Submitted by Shout SEO
Sun, 25 Oct 2009
It is words that create sentences and sentences that create writing – all elements are critical. To be successful, business writing calls for attention to every word.
One of the major problems in business writing today is clutter. Clutter arises where writers fail to pay attention to the words they use.
Clutter is a crippling disease for writers today. So much business writing is strangling in unnecessary words, meaningless jargon and pompous frills.
The rule that you should avoid clutter, requires business writing to say things in the most economical way. Ideally, you avoid giving the reader anything she or he doesn’t need.
Think about a perfect time piece. It contains no unnecessary parts. That’s how business writing should be. Sentences should function smoothly and have no extra parts to get in the way.
Clutter appears very obviously with prepositions. It seems that some writers feel compelled to add prepositions routinely onto verbs. These verbs rarely need any help. Head up. Free up. Face up to. We no longer head committees. We head them up. We don’t face problems anymore. We face up to them when we can free up a few minutes.
Adverbs are another problem area. We see ‘the radio blared loudly’ when ‘the radio blared’ would do the job perfectly. As well as creating clutter, qualifying words like ‘loudly’ in this case, weaken the writer’s authority. “You might improve your writing somewhat, if you sometimes follow this advice.” With this example, the qualifiers not only create clutter but they render the sentence meaningless.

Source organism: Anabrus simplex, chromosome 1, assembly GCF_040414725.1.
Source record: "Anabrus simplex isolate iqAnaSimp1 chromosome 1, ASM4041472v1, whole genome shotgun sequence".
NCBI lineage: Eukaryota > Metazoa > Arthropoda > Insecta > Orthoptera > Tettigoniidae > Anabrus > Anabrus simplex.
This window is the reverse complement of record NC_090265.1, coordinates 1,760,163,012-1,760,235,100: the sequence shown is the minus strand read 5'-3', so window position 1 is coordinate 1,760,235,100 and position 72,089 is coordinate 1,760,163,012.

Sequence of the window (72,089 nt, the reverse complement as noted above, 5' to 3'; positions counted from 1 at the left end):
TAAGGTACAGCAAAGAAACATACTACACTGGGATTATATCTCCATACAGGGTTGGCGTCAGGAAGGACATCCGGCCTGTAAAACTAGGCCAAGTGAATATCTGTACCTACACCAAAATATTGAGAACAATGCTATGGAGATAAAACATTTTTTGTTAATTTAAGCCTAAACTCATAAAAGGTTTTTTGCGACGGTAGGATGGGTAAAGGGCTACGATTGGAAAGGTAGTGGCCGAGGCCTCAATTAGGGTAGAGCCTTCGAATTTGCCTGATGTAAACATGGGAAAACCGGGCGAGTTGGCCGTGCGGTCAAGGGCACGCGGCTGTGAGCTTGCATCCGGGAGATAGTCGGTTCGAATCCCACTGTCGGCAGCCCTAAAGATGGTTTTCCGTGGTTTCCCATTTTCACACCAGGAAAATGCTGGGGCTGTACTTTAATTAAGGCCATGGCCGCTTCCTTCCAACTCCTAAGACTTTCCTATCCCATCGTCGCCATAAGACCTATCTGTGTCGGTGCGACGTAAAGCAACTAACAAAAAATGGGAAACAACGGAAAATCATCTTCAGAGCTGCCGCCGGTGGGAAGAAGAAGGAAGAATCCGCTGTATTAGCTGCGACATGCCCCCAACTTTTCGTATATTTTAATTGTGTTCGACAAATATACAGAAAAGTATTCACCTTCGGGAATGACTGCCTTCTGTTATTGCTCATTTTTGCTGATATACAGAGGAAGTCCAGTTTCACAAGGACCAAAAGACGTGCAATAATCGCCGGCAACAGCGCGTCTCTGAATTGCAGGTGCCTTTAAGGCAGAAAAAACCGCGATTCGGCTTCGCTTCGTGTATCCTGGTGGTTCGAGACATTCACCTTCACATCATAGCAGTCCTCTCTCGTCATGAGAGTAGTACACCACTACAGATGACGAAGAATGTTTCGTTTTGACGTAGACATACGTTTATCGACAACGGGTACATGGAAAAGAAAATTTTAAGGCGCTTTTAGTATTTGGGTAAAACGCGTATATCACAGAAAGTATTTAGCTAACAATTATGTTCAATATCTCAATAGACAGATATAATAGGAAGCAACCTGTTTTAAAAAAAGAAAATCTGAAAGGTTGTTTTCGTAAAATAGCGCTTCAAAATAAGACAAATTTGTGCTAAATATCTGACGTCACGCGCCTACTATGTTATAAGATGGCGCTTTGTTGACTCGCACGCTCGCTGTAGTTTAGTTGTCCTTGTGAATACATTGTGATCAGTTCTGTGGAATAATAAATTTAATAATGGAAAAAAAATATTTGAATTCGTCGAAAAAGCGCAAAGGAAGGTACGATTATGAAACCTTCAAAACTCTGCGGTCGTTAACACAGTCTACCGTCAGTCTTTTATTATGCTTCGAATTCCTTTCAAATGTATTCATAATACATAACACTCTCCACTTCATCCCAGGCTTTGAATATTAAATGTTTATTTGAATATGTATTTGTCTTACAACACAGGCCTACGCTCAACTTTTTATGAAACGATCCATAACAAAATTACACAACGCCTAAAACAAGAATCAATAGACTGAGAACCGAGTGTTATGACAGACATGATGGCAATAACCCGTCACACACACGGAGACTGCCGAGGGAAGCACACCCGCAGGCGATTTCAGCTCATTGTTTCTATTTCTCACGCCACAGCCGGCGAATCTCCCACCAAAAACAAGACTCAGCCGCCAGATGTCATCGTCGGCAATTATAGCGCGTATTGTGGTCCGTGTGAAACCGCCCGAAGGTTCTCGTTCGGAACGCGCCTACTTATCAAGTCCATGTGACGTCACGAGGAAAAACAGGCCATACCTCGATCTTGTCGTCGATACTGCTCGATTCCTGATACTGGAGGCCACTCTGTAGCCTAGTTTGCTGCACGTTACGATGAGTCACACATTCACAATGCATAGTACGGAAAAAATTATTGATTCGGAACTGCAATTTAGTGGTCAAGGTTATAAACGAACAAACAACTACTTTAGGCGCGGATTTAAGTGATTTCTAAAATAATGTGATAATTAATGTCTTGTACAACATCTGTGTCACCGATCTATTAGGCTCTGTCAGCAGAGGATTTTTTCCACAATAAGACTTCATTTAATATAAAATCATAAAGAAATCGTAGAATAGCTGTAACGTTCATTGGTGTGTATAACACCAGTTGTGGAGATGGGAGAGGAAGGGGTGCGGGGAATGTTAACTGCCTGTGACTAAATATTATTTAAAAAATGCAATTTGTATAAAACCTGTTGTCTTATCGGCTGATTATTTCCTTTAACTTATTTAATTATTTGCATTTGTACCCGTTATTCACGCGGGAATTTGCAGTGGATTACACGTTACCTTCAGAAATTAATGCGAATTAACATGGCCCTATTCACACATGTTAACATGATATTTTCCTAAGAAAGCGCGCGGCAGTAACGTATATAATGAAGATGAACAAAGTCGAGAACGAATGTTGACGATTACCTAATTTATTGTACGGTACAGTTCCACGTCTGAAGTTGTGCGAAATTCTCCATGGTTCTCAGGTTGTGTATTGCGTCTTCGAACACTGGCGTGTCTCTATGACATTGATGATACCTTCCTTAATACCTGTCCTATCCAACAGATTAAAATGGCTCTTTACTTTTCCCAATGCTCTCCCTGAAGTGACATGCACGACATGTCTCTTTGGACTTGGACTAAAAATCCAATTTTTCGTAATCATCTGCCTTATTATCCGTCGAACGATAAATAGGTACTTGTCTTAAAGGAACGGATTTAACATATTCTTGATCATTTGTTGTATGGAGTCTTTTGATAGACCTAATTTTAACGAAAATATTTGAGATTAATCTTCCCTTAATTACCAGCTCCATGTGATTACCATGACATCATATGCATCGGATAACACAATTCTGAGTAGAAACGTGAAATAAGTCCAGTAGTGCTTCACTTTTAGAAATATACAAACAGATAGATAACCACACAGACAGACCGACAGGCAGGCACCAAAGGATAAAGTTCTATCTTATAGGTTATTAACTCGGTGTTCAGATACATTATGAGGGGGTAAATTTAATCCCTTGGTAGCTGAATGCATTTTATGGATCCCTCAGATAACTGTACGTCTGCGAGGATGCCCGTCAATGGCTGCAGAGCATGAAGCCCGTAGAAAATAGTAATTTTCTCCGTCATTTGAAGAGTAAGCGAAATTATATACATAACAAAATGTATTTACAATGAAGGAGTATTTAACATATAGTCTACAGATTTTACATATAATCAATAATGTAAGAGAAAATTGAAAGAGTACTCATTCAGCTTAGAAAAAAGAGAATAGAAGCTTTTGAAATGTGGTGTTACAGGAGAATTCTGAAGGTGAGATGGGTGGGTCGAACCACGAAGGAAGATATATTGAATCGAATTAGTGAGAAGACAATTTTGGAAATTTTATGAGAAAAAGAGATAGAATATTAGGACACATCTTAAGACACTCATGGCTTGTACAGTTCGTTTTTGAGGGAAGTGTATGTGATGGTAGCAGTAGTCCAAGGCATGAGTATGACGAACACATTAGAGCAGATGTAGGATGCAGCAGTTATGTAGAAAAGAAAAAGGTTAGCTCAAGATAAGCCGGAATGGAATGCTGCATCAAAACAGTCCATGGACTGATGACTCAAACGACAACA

Then there are adjectives. Take the adjective “personal,” as in “a personal friend of mine,” “his personal feeling” or “her personal physician.”
“Personal” is just one simple example of the countless adjectives that can be deleted. Mostly.
The expression ‘personal friend’ would logically have to be contrasted with the ‘impersonal friend’. Similarly, ‘his personal feelings’ don’t make any sense for impersonal feelings just don’t exist. In business writing it’s critical to avoid clutter and one of the surest ways to avoid clutter is to cut the use of adjectives.
It takes longer to read and comprehend a memo written in a bureaucratic style than one written in plain style. Bureaucratic writing buries meaning under run-on sentences, big words, and long paragraphs.
On the other hand, plain writing:
•States the purpose clearly
•Lists major points
•Includes headings and lists
•Uses short sentences and paragraphs
•Seeks to express, not impress
In writing, plain is beautiful. The next time you want someone to understand your writing put away the fancy words and convoluted sentences. Say it simply. It will save your time, the reader’s time, and your company’s money.
Similarly, effective business writing & business letter writing avoids long sentences and long paragraphs for the same reason you avoid the long-winded conversationalist at a party. Like the party bore, long sentences and paragraphs don’t hold your interest.
In run-on sentences and paragraphs, the reader struggles to keep from getting lost. Clear writing doesn’t throw up detour signs. It offers shortcuts to understanding.
Action Words is premium business writing company in Melbourne. Action words not only offers business writing and letter writing, but also business writing courses and SEO copy. Distributed by Shout search engine optimisation.